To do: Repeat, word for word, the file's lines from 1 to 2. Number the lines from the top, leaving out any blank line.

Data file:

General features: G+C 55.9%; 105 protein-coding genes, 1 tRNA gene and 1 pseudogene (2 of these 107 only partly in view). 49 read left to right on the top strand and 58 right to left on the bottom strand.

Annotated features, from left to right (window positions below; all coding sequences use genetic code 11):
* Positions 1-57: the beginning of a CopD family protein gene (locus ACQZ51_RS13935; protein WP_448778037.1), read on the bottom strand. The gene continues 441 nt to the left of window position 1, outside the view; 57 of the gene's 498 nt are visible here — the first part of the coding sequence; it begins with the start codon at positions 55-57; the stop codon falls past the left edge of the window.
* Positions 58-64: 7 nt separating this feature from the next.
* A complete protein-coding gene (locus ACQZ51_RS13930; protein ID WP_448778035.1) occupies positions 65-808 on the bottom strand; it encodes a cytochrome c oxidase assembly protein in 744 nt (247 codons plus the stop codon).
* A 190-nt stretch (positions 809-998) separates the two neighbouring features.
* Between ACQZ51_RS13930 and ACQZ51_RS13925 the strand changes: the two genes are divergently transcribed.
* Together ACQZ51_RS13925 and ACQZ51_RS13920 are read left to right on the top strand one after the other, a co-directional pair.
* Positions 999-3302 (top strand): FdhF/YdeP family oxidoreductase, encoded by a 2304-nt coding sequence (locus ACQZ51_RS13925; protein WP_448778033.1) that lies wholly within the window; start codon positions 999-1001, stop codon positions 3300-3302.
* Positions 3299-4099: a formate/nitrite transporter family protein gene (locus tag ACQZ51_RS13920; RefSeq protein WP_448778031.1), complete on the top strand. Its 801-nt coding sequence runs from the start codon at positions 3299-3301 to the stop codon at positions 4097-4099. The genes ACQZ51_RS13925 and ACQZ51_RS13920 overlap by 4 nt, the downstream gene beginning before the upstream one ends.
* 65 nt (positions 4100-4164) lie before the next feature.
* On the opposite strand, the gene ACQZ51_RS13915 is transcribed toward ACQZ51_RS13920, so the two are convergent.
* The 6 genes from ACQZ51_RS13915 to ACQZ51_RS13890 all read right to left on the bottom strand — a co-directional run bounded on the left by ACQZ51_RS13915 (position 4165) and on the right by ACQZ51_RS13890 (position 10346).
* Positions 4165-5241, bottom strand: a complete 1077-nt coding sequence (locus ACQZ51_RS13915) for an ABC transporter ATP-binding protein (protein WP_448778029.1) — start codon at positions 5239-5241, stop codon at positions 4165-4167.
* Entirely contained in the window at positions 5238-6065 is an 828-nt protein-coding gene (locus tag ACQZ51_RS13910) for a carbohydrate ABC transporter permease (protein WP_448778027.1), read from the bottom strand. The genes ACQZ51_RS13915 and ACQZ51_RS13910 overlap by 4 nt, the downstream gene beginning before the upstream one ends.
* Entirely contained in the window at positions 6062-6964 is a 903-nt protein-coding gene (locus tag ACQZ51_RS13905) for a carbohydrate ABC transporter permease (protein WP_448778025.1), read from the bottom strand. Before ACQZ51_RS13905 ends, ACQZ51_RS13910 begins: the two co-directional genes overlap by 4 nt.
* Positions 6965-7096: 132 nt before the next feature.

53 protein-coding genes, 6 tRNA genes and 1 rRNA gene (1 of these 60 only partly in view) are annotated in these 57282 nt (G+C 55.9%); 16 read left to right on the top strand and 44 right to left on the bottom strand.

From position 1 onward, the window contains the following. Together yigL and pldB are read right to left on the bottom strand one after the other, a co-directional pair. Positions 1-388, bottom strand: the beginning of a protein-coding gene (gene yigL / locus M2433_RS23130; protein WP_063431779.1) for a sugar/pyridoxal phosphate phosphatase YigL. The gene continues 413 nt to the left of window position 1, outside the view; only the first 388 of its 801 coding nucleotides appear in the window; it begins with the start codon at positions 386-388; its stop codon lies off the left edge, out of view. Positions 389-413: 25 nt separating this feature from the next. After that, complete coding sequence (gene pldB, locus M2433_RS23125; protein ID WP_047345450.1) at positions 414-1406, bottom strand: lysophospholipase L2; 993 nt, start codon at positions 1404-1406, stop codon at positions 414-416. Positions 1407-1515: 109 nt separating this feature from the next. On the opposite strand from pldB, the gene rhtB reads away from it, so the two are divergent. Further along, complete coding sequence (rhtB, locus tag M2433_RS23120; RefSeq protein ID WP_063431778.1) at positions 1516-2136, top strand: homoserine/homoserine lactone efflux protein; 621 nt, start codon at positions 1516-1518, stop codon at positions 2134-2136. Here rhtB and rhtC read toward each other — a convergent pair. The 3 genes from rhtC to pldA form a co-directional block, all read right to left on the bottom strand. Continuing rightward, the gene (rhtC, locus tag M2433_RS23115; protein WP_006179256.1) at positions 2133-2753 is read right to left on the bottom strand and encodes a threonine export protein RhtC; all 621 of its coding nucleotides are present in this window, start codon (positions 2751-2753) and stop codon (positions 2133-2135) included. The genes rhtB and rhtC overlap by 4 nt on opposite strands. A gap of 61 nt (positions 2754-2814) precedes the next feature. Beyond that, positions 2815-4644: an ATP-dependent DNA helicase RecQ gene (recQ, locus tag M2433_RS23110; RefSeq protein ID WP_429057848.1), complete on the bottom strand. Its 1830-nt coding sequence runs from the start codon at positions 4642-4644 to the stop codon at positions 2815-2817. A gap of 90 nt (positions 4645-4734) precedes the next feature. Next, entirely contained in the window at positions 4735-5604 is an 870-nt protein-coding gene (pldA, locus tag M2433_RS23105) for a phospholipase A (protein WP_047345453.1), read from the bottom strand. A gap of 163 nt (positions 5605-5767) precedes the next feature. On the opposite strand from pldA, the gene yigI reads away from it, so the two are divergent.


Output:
General features: G+C 55.9%; 105 protein-coding genes, 1 tRNA gene and 1 pseudogene (2 of these 107 only partly in view). 49 read left to right on the top strand and 58 right to left on the bottom strand.

Annotated features, from left to right (window positions below; all coding sequences use genetic code 11):